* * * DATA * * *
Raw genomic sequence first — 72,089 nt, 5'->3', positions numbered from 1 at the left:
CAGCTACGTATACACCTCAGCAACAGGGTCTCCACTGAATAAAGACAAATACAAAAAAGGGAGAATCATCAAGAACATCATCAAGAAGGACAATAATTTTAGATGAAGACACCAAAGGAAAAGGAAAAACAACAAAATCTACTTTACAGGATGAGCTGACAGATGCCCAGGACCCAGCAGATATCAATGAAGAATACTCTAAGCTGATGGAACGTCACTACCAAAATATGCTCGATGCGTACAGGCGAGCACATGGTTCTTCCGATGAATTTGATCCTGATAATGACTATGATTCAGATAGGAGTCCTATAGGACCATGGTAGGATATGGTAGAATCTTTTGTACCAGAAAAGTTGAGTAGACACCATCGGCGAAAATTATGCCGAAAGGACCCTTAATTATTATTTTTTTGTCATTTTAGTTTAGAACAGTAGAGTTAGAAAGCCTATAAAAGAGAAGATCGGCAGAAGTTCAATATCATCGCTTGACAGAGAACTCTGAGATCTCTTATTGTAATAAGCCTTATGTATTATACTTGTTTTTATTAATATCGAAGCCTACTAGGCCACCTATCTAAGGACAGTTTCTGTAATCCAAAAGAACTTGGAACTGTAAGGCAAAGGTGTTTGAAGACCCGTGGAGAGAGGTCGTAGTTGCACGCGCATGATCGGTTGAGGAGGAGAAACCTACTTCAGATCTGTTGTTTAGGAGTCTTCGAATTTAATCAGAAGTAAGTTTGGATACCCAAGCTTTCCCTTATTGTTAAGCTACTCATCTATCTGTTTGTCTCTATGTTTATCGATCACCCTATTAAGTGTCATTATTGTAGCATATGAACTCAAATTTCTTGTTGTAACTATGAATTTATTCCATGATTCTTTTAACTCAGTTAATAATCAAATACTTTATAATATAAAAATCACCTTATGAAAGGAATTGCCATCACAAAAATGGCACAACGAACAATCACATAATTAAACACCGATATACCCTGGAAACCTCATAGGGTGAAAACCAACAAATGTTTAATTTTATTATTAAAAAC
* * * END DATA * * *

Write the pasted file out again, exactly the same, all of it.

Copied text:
Raw genomic sequence first — 72,089 nt, 5'->3', positions numbered from 1 at the left:
CAGCTACGTATACACCTCAGCAACAGGGTCTCCACTGAATAAAGACAAATACAAAAAAGGGAGAATCATCAAGAACATCATCAAGAAGGACAATAATTTTAGATGAAGACACCAAAGGAAAAGGAAAAACAACAAAATCTACTTTACAGGATGAGCTGACAGATGCCCAGGACCCAGCAGATATCAATGAAGAATACTCTAAGCTGATGGAACGTCACTACCAAAATATGCTCGATGCGTACAGGCGAGCACATGGTTCTTCCGATGAATTTGATCCTGATAATGACTATGATTCAGATAGGAGTCCTATAGGACCATGGTAGGATATGGTAGAATCTTTTGTACCAGAAAAGTTGAGTAGACACCATCGGCGAAAATTATGCCGAAAGGACCCTTAATTATTATTTTTTTGTCATTTTAGTTTAGAACAGTAGAGTTAGAAAGCCTATAAAAGAGAAGATCGGCAGAAGTTCAATATCATCGCTTGACAGAGAACTCTGAGATCTCTTATTGTAATAAGCCTTATGTATTATACTTGTTTTTATTAATATCGAAGCCTACTAGGCCACCTATCTAAGGACAGTTTCTGTAATCCAAAAGAACTTGGAACTGTAAGGCAAAGGTGTTTGAAGACCCGTGGAGAGAGGTCGTAGTTGCACGCGCATGATCGGTTGAGGAGGAGAAACCTACTTCAGATCTGTTGTTTAGGAGTCTTCGAATTTAATCAGAAGTAAGTTTGGATACCCAAGCTTTCCCTTATTGTTAAGCTACTCATCTATCTGTTTGTCTCTATGTTTATCGATCACCCTATTAAGTGTCATTATTGTAGCATATGAACTCAAATTTCTTGTTGTAACTATGAATTTATTCCATGATTCTTTTAACTCAGTTAATAATCAAATACTTTATAATATAAAAATCACCTTATGAAAGGAATTGCCATCACAAAAATGGCACAACGAACAATCACATAATTAAACACCGATATACCCTGGAAACCTCATAGGGTGAAAACCAACAAATGTTTAATTTTATTATTAAAAAC